EC: Curated means that we select the artists and work with them on their projects. We decided to go with a curated model for practical and qualitative reasons. Practically, it is expensive to run the machines we are using, and they have limited bandwidth. If we structured it as an open platform, it would be prohibitively expensive for us.
In the other sense, we feel that AI art in general is extremely well suited for curation. Basically, the barrier to entry is non-existent, and the process can be opaque. This means anyone can make artwork, but determining quality can be hard. When we take a subjective stance about what we are looking for and say this is our idea of great work, we make a small impact in contextualizing and validating the world of AI art.
But we don’t want to be a monolith or the only voices in the room. Our plans, which we plan to start implementing in the near future, include: establishing a curatorial committee with rotating members; setting up community curation initiatives; inviting guest curators to the platform; and implementing a “pay it forward” model where each artist who mints a project on the platform is asked to invite an artist whose work they love.
SC: The funny thing is that we are curating the collection both by selecting artists and working with them on their work. But in a sense, we are totally giving up curatorial control when the mint starts. At that point, it is all up to the AI. That can be a scary but amazingly fun experience.
AM: Do you plan to push what is technically possible one step further with each drop?
EC: We plan to continuously push the envelope and drive ambitious technical experimentation, but we won’t announce a totally new technical achievement with every single drop. And based on the way our technology works, many of these new technical achievements will build on what came before.
AM: Ira, after THE ORACLES it’s BEASTS. How do you start working on such a project when it comes to creating art with AI?
IG: I start it the same way as I do with all my other work, regardless of medium. I usually begin with a vague hunch or impulse to try something. I don’t have (nor do I want to have) too much of a formed idea when I begin. I need to find my way emergently as I start making. Almost any other approach tends to feel contrived and too constrictive. Because the AI is generative with, in a sense, parameterized randomization, it feels very similar to me to creative coding and also to drawing and painting. In many ways, AI is the perfect medium for a painter-coder, especially one who likes moving as quickly as I do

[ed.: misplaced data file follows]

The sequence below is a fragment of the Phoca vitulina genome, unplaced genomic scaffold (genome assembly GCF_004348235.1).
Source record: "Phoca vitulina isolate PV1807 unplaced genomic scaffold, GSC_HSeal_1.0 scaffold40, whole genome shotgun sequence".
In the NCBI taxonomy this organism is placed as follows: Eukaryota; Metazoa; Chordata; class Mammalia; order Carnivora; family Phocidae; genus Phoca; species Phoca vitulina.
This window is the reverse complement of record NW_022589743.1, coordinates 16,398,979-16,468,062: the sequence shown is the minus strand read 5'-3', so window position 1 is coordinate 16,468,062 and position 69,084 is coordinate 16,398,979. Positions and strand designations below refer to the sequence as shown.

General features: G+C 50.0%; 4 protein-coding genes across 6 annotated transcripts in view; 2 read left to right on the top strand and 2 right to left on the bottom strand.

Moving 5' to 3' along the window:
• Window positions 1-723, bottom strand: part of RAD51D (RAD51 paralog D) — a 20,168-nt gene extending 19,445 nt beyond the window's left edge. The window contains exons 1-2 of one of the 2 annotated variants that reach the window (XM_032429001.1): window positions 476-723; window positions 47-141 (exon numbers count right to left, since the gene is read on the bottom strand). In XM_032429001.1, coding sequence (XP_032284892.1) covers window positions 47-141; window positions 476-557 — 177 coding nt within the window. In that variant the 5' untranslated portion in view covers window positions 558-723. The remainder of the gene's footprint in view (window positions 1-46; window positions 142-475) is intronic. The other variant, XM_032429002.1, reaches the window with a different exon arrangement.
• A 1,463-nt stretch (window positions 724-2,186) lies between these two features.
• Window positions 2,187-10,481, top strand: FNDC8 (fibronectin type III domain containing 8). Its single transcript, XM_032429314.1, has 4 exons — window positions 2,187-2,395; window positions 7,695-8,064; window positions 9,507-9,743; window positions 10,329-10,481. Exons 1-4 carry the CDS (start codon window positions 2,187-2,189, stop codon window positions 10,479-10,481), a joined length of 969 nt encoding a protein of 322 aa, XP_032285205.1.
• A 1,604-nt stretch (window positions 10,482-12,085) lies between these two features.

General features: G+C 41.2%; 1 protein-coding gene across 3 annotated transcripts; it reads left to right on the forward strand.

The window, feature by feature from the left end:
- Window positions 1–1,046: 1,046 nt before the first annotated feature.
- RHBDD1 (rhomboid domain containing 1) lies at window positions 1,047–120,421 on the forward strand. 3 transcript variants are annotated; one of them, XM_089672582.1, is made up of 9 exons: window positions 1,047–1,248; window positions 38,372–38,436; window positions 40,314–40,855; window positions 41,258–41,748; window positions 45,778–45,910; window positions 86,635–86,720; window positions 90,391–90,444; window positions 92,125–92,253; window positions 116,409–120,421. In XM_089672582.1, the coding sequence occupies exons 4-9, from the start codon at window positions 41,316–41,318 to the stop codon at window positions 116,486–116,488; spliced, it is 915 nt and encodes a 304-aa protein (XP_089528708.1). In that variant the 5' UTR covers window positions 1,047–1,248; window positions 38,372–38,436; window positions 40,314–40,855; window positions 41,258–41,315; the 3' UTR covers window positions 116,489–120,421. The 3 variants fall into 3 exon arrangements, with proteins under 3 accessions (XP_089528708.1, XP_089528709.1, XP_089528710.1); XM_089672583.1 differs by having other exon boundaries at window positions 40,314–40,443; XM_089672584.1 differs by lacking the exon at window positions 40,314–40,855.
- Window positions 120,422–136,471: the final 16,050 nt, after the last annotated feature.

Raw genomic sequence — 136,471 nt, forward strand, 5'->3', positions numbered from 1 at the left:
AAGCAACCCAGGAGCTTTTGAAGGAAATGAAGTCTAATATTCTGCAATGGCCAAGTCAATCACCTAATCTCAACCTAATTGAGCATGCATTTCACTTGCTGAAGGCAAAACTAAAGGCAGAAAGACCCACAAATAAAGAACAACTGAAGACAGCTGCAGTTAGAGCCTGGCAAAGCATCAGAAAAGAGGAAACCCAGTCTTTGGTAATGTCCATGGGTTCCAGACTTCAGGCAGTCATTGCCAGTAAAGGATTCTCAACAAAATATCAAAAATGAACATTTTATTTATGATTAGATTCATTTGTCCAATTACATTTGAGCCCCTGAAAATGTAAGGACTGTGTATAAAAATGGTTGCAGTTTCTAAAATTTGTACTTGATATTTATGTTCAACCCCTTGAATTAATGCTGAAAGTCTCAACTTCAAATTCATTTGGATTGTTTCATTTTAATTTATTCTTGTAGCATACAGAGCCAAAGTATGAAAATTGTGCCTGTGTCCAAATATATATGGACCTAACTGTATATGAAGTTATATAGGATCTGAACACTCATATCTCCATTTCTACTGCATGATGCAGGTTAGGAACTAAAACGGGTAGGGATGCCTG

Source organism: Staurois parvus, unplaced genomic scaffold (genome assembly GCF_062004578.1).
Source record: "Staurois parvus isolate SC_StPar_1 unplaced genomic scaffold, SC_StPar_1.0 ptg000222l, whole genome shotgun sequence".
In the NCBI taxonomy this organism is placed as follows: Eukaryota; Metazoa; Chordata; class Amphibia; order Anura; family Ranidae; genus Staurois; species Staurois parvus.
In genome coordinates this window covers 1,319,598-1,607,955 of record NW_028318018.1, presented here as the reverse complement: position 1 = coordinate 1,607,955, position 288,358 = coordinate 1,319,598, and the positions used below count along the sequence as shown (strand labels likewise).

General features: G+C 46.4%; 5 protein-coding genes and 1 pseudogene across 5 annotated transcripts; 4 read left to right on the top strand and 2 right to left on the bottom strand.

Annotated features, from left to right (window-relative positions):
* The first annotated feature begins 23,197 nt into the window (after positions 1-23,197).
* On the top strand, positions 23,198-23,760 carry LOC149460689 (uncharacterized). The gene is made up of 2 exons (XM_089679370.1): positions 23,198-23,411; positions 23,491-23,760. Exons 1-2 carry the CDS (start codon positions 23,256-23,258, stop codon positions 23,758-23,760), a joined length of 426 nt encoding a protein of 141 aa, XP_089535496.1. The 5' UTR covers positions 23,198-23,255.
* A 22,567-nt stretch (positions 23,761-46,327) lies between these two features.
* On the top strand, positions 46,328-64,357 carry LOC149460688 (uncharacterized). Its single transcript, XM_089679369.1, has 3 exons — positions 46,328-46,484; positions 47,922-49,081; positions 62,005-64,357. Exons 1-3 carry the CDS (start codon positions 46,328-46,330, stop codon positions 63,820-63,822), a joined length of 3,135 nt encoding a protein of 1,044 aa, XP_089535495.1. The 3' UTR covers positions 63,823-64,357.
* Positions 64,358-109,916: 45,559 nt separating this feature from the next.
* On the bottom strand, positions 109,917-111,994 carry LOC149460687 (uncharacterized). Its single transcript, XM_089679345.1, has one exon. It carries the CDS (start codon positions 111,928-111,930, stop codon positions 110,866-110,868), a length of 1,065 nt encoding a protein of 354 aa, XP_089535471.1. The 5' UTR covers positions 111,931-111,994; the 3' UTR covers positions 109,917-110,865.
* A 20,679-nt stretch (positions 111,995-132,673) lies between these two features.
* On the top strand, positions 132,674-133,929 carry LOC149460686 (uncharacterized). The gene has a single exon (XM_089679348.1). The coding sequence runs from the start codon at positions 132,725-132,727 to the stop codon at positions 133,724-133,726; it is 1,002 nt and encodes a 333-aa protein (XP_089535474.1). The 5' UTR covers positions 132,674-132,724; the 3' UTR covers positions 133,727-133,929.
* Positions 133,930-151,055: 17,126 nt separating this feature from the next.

I just keep iterating, and eventually stuff happens. It’s often not directly related to the initial impulse, but I’ve learned as I’ve gotten older to remain somewhat detached from the output, almost as an observer. Occasionally, really cool shit happens, and I post it to Twitter. Anika, I know you’ve witnessed this manic posting.
AM: When do you know a project is finished and you need to let go?
IG: I let go when I start repeatedly screwing it up. I won’t end a project when I get bored or lose interest; I’ll end it when I can’t really push it any further. I’ve always been this way: push, push, push. Painting used to get me in a lot of trouble when I was younger. My determination to make a great painting often interfered with my ability to make even a good one. It took me a long time to learn to see what was happening in the work, independent of my conscious desires. This remains a constant ledge to navigate, a BEAST within dynamic.
Ira Greenberg has an eclectic background combining art and computer science. Well known for having written the first book on the Processing programming language, Processing: Creative Coding and Computational Art (Berkeley, CA: friends of ED, 2007), Greenberg has led the way for the present and future of creative computing and AI art.
Greenberg holds a B.F.A. from Cornell University and a M.F.A. from the University of Pennsylvania.
Ira Greenberg's solo show BEASTS is on view at EXPANDED.ART in Berlin until 16 April 2023. In collaboration with Emergent Properties. The BEASTS by Ira Greenberg are available on Emergent Properties. Edition: 1000, 48 Tez.